Organizational misalignment is another stressor in digital transformations. The software vendor and system integrator have a self-interest to implement as much software as possible as quickly as possible to make money, which may not align with the organization's goals. The organization's priority is to deliver the project on time, on budget, minimize operational disruption, and maximize business value. When there is a misalignment between the organization and the software vendor, it creates chaos and stress within the organization.

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Solutions For Overcoming Stressors

So, I have shared with you a handful of stressors that often happen during a digital transformation, but the more important question is: what do we do about it? How do we mitigate the stress? How do we neutralize it? How do we overcome those stressors? And that is what I want to talk about next. First and foremost, you want to make sure you have realistic expectations when you go into a digital transformation. So much of what I have talked about in this article is a result of not having those realistic expectations. We did something up front or made decisions up front that were not based on reality - it is an implementation plan and a set of assumptions that were never realistic, but yet you thought it was, and therefore that creates a certain amount of stress. So, if we can get to the root cause of that and just make sure we have realistic expectations up front, then we are going to solve a large part of that problem.

Having clarity on the overall direction of a digital transformation project can help minimize stress and chaos. This means articulating a set of priorities that align with broader business goals and objectives, and ensuring that everyone in the organization understands them. If you can't answer these questions, it may be too early to start the project. Getting clarity and alignment upfront can save time, money, and stress later on.

A third measure to mitigate stress and chaos during a digital transformation is to develop an effective organizational change strategy. Even if you have set realistic expectations and achieved good alignment, you may still encounter resistance to change and other change management issues. Having a well-designed and tailored change strategy and plan can help overcome these challenges and alleviate stress and chaos during the digital transformation.

Finally, it is essential to ensure that you have a robust project governance structure in place and a way to manage your vendors. This means that you need to have safety precautions in place to ensure that the project stays on track. You should not allow your software vendor or system integrator to manage the project for you or dictate how you should run your business. Taking control of the project and managing the software vendors and third-party consultants yourself can help you minimize stress and chaos. If you need assistance with any of these solutions, independent technology-agnostic providers like Third Stage Consulting can help.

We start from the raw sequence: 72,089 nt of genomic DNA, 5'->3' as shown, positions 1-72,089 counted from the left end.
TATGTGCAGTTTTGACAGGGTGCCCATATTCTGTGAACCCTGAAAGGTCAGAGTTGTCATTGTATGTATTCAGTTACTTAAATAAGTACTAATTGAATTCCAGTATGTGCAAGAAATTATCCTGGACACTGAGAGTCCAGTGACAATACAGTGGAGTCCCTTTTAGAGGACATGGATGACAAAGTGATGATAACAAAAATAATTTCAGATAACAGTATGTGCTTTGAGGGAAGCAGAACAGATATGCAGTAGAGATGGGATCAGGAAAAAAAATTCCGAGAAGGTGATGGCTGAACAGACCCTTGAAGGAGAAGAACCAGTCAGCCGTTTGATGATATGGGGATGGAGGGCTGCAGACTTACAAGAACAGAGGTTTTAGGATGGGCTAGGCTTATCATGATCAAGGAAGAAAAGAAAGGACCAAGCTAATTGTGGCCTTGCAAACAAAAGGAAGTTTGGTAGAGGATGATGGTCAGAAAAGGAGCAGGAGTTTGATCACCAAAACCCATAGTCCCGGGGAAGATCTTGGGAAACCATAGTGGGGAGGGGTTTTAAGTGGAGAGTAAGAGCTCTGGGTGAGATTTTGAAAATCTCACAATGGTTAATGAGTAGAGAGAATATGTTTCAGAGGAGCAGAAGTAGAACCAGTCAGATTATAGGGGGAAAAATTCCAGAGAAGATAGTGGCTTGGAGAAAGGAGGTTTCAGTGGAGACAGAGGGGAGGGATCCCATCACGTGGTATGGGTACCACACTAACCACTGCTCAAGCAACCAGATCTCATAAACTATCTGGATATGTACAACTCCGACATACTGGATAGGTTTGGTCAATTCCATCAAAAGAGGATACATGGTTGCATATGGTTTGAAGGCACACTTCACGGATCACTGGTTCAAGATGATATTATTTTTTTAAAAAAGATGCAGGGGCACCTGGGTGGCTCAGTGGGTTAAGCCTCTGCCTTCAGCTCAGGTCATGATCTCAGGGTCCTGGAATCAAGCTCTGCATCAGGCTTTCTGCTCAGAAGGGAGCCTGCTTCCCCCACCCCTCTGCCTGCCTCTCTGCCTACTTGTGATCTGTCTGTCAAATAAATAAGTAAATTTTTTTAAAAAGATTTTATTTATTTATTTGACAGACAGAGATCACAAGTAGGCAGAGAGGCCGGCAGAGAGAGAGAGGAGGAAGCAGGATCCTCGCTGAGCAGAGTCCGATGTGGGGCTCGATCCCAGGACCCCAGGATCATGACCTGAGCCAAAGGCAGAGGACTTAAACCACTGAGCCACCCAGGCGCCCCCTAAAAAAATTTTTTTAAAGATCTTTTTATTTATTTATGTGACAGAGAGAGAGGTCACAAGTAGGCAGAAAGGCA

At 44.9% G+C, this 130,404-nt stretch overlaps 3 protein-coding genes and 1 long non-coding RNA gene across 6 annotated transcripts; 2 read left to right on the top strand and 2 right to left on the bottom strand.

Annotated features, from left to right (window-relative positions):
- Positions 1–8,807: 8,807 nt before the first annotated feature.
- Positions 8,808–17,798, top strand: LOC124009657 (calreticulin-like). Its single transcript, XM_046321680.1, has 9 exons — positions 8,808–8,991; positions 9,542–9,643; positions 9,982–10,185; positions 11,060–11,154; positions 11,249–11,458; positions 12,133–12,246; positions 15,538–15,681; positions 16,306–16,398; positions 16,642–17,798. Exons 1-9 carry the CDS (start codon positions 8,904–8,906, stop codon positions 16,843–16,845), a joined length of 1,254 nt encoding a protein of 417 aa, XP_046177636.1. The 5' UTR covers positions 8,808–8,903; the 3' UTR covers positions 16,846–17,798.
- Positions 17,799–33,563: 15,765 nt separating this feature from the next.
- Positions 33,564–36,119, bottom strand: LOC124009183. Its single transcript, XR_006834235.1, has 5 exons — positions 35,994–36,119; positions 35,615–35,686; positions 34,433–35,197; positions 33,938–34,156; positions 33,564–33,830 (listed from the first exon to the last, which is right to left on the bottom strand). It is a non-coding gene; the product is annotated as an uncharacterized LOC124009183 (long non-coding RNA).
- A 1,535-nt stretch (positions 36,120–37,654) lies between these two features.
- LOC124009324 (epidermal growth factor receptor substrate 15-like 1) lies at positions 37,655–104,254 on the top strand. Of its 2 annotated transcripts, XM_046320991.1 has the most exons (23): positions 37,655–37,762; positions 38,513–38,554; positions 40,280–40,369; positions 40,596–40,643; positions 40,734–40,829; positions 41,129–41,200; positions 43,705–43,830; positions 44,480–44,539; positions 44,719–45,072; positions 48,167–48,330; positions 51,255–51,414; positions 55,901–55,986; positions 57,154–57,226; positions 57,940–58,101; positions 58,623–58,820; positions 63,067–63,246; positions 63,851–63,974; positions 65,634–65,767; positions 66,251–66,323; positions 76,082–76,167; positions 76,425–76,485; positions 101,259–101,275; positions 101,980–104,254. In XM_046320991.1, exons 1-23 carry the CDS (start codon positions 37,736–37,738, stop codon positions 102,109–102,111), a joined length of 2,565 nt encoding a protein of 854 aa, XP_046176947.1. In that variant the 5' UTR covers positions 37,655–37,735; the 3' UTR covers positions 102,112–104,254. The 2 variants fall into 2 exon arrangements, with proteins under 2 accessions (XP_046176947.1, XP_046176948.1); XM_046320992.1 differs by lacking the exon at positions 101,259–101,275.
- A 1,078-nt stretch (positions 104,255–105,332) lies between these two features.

Consider hiring a third-party consulting firm like Third Stage Consulting to help you manage the stress and chaos of a digital transformation. Understanding the potential stressors and having a plan in place to address them can also help.

These are the decision points that organizations must go through to determine the best fit for their needs. If you are looking to strategize an upcoming transformation or are looking at selecting an ERP system, we would love to give you some insights. Please contact me for more information eric.kimberling@thirdstage-consulting.com

Be sure to download the newly released 2023 Digital Transformation Report to garner additional industry insight and project best practices.

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Eric Kimberling

Eric is known globally as a thought leader in the ERP consulting space. He has helped hundreds of high-profile enterprises worldwide with their technology initiatives, including Nucor Steel, Fisher and Paykel Healthcare, Kodak, Coors, Boeing, and Duke Energy. He has helped manage ERP implementations and reengineer global supply chains across the world.

Author:
Eric Kimberling
Eric is known globally as a thought leader in the ERP consulting space. He has helped hundreds of high-profile enterprises worldwide with their technology initiatives, including Nucor Steel, Fisher and Paykel Healthcare, Kodak, Coors, Boeing, and Duke Energy. He has helped manage ERP implementations and reengineer global supply chains across the world.